New trajectory

This interaction with extra-parliamentary politics appears to have had further effect. The Green Party’s international coordinator, Derek Wall, recently remarked that the new Green Party members ‘are much more left wing than older Greens’ and there is considerable anecdotal evidence to suggest that a sizeable contingent have minimal history of institutional political involvement.

Jenny Rogers, 38, a veteran of the alter-globalisation movement, is one such new member: ‘I joined in the midst of the excitement over Syriza. I would still say my politics are broadly anarchist, but they are also anti-austerity and pragmatic and I believe a wealth of strategies makes sense rather than a singular method. Also, the vibrancy of the direct action movement isn’t what it was in the 1990s, and there isn’t the welfare system to support people engaging in social movements full-time, which is what we had the luxury of. Full-time work, a child, exhaustion means I’m up for easy resistance. But I don’t see myself as a Green Party member as part of a singular identity.’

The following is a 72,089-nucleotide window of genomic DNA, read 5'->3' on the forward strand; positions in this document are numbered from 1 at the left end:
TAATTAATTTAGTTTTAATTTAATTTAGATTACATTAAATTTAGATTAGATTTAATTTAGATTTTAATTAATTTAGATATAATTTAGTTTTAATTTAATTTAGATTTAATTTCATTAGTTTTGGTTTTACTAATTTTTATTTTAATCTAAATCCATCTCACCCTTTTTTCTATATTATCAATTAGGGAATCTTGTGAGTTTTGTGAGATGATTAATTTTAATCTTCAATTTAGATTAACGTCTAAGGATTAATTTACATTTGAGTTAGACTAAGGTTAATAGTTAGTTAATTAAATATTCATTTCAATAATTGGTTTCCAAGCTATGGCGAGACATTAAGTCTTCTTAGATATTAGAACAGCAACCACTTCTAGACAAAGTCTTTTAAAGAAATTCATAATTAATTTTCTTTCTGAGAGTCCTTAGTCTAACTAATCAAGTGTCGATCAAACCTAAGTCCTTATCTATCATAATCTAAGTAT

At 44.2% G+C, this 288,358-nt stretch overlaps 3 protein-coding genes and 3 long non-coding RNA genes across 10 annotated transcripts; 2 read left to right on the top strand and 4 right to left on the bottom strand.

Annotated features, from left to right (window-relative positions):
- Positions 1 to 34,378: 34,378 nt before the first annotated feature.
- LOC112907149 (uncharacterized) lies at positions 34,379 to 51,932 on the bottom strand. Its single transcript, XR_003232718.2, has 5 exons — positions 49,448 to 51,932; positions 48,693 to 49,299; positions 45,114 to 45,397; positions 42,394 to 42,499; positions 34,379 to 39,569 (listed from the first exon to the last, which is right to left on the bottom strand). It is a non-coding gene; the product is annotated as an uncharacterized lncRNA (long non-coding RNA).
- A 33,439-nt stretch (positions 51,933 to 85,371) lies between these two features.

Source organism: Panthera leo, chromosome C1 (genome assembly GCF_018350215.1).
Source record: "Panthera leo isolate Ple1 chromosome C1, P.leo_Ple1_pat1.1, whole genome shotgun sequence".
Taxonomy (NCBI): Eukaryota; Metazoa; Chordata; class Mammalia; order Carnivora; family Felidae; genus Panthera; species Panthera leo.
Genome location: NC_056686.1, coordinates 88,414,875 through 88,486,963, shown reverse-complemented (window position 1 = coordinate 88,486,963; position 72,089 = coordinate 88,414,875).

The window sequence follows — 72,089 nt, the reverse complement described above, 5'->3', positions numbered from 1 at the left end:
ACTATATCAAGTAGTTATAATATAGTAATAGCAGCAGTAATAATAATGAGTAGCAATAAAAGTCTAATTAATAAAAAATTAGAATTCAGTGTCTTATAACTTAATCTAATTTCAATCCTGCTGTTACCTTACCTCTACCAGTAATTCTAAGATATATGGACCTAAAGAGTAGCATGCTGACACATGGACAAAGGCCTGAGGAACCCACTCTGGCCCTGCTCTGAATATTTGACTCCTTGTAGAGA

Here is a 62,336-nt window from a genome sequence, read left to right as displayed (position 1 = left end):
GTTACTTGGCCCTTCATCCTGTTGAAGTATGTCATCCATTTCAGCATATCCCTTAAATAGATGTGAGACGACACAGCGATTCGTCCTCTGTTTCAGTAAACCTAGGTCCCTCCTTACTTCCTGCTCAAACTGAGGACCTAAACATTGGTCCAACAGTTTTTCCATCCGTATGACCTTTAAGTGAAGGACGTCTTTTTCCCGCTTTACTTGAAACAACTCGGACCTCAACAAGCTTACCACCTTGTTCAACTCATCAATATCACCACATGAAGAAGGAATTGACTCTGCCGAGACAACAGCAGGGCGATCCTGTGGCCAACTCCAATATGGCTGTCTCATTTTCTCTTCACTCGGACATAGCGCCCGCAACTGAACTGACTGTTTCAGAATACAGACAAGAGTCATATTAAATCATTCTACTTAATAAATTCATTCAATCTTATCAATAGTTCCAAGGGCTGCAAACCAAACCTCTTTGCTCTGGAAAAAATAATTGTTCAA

Conversations with activists suggest that Jenny is not alone in her political trajectory. Of course, those radical leftists who have joined the Green Party are most likely unrepresentative of the wider Green Party membership, which is itself unrepresentative of the wider constituency of Green Party voters, so one cannot draw any conclusions as to a shared political history. Nonetheless, their involvement signifies that the Green surge cannot be reduced to a single political phenomenon, or simple shifts in allegiances between parties. And for as much as it is predicated on a crisis in parliamentary politics, it is also linked to a growing recognition of the limits of the purely horizontal, anti-parliamentarian politics that has held sway over much of the radical left for the past two decades.

Electoral consequences

Despite its growth, the Green Party is unlikely to win more than one seat come May. Aside from traditional strongholds such as Brighton, where Caroline Lucas faces a tough battle to be re-elected, and Norwich South, a ‘four-way marginal’ where the Greens polled 15 per cent of the vote in 2010, the party lacks the organisational presence and concentrated constituency support to mount a credible electoral challenge within the first-past-the-post voting system.